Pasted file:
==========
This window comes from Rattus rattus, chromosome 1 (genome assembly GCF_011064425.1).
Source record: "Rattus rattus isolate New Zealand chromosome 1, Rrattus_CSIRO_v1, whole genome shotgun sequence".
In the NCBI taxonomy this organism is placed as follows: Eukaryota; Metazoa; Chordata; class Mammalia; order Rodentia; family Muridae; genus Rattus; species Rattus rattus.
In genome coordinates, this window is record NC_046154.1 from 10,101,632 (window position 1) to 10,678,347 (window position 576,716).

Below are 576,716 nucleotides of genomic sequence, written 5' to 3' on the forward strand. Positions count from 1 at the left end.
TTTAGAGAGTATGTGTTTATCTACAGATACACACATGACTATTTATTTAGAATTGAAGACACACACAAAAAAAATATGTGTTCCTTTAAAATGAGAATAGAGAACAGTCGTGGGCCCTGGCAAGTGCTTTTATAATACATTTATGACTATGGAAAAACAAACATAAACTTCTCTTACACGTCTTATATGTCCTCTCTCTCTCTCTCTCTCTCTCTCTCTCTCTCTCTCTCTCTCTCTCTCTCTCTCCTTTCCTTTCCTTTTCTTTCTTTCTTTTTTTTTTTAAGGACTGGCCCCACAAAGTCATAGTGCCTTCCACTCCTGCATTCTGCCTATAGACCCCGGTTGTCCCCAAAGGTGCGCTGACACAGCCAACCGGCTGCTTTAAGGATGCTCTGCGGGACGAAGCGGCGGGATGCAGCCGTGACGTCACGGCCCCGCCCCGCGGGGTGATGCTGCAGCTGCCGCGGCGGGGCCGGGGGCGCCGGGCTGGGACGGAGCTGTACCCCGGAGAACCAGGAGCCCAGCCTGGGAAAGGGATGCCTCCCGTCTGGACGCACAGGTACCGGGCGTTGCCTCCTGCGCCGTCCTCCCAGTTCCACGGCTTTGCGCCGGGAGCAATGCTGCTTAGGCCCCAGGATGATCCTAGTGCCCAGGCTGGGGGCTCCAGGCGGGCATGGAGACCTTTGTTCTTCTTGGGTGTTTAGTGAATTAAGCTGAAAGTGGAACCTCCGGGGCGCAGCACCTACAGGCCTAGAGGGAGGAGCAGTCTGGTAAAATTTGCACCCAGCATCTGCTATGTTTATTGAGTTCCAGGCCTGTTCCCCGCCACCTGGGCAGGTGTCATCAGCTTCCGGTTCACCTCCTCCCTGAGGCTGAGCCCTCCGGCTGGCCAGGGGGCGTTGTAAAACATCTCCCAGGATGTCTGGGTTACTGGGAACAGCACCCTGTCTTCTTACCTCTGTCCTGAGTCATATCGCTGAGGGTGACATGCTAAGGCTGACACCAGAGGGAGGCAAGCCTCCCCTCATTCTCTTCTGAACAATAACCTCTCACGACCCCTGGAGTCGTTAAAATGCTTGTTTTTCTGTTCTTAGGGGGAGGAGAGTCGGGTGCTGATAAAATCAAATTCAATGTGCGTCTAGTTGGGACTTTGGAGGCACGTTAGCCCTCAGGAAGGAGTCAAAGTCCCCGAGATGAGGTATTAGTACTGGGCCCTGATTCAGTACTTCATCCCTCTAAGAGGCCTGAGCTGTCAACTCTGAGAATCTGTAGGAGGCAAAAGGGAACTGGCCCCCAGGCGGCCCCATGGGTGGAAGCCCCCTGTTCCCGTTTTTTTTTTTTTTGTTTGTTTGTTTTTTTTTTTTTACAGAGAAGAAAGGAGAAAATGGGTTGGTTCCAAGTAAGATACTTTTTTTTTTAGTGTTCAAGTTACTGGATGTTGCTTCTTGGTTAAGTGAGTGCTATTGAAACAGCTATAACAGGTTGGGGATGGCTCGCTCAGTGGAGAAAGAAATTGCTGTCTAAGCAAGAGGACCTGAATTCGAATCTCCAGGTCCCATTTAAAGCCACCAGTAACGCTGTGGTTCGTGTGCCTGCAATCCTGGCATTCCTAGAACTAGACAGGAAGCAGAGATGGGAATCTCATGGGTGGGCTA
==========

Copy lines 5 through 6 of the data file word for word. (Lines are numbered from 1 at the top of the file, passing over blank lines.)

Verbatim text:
Below are 576,716 nucleotides of genomic sequence, written 5' to 3' on the forward strand. Positions count from 1 at the left end.
TTTAGAGAGTATGTGTTTATCTACAGATACACACATGACTATTTATTTAGAATTGAAGACACACACAAAAAAAATATGTGTTCCTTTAAAATGAGAATAGAGAACAGTCGTGGGCCCTGGCAAGTGCTTTTATAATACATTTATGACTATGGAAAAACAAACATAAACTTCTCTTACACGTCTTATATGTCCTCTCTCTCTCTCTCTCTCTCTCTCTCTCTCTCTCTCTCTCTCTCTCTCTCTCTCCTTTCCTTTCCTTTTCTTTCTTTCTTTTTTTTTTTAAGGACTGGCCCCACAAAGTCATAGTGCCTTCCACTCCTGCATTCTGCCTATAGACCCCGGTTGTCCCCAAAGGTGCGCTGACACAGCCAACCGGCTGCTTTAAGGATGCTCTGCGGGACGAAGCGGCGGGATGCAGCCGTGACGTCACGGCCCCGCCCCGCGGGGTGATGCTGCAGCTGCCGCGGCGGGGCCGGGGGCGCCGGGCTGGGACGGAGCTGTACCCCGGAGAACCAGGAGCCCAGCCTGGGAAAGGGATGCCTCCCGTCTGGACGCACAGGTACCGGGCGTTGCCTCCTGCGCCGTCCTCCCAGTTCCACGGCTTTGCGCCGGGAGCAATGCTGCTTAGGCCCCAGGATGATCCTAGTGCCCAGGCTGGGGGCTCCAGGCGGGCATGGAGACCTTTGTTCTTCTTGGGTGTTTAGTGAATTAAGCTGAAAGTGGAACCTCCGGGGCGCAGCACCTACAGGCCTAGAGGGAGGAGCAGTCTGGTAAAATTTGCACCCAGCATCTGCTATGTTTATTGAGTTCCAGGCCTGTTCCCCGCCACCTGGGCAGGTGTCATCAGCTTCCGGTTCACCTCCTCCCTGAGGCTGAGCCCTCCGGCTGGCCAGGGGGCGTTGTAAAACATCTCCCAGGATGTCTGGGTTACTGGGAACAGCACCCTGTCTTCTTACCTCTGTCCTGAGTCATATCGCTGAGGGTGACATGCTAAGGCTGACACCAGAGGGAGGCAAGCCTCCCCTCATTCTCTTCTGAACAATAACCTCTCACGACCCCTGGAGTCGTTAAAATGCTTGTTTTTCTGTTCTTAGGGGGAGGAGAGTCGGGTGCTGATAAAATCAAATTCAATGTGCGTCTAGTTGGGACTTTGGAGGCACGTTAGCCCTCAGGAAGGAGTCAAAGTCCCCGAGATGAGGTATTAGTACTGGGCCCTGATTCAGTACTTCATCCCTCTAAGAGGCCTGAGCTGTCAACTCTGAGAATCTGTAGGAGGCAAAAGGGAACTGGCCCCCAGGCGGCCCCATGGGTGGAAGCCCCCTGTTCCCGTTTTTTTTTTTTTTGTTTGTTTGTTTTTTTTTTTTTACAGAGAAGAAAGGAGAAAATGGGTTGGTTCCAAGTAAGATACTTTTTTTTTTAGTGTTCAAGTTACTGGATGTTGCTTCTTGGTTAAGTGAGTGCTATTGAAACAGCTATAACAGGTTGGGGATGGCTCGCTCAGTGGAGAAAGAAATTGCTGTCTAAGCAAGAGGACCTGAATTCGAATCTCCAGGTCCCATTTAAAGCCACCAGTAACGCTGTGGTTCGTGTGCCTGCAATCCTGGCATTCCTAGAACTAGACAGGAAGCAGAGATGGGAATCTCATGGGTGGGCTA